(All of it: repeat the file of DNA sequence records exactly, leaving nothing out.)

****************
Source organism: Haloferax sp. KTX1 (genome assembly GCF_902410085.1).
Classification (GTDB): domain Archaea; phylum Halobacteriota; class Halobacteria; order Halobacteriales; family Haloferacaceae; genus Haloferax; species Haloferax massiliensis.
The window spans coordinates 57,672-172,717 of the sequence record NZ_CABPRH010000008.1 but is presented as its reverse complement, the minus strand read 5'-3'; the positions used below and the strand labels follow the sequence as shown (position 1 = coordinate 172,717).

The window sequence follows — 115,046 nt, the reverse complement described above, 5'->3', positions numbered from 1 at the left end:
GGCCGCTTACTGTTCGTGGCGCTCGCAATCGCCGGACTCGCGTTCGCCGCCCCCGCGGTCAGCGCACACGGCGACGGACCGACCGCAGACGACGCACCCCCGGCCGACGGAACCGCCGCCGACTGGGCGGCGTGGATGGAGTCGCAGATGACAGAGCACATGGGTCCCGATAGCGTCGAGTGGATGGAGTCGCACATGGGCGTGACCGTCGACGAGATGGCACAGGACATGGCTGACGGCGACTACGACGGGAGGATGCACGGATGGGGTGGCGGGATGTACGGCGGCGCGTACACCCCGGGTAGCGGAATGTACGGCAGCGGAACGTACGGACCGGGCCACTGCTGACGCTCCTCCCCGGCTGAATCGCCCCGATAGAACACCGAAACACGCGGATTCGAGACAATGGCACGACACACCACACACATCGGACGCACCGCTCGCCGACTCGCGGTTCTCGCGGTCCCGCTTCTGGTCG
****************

Source organism: Haloferax sp. KTX1 (genome assembly GCF_902410085.1).
Classification (GTDB): domain Archaea; phylum Halobacteriota; class Halobacteria; order Halobacteriales; family Haloferacaceae; genus Haloferax; species Haloferax massiliensis.
The window spans coordinates 57,672-172,717 of the sequence record NZ_CABPRH010000008.1 but is presented as its reverse complement, the minus strand read 5'-3'; the positions used below and the strand labels follow the sequence as shown (position 1 = coordinate 172,717).

The window sequence follows — 115,046 nt, the reverse complement described above, 5'->3', positions numbered from 1 at the left end:
GGCCGCTTACTGTTCGTGGCGCTCGCAATCGCCGGACTCGCGTTCGCCGCCCCCGCGGTCAGCGCACACGGCGACGGACCGACCGCAGACGACGCACCCCCGGCCGACGGAACCGCCGCCGACTGGGCGGCGTGGATGGAGTCGCAGATGACAGAGCACATGGGTCCCGATAGCGTCGAGTGGATGGAGTCGCACATGGGCGTGACCGTCGACGAGATGGCACAGGACATGGCTGACGGCGACTACGACGGGAGGATGCACGGATGGGGTGGCGGGATGTACGGCGGCGCGTACACCCCGGGTAGCGGAATGTACGGCAGCGGAACGTACGGACCGGGCCACTGCTGACGCTCCTCCCCGGCTGAATCGCCCCGATAGAACACCGAAACACGCGGATTCGAGACAATGGCACGACACACCACACACATCGGACGCACCGCTCGCCGACTCGCGGTTCTCGCGGTCCCGCTTCTGGTCG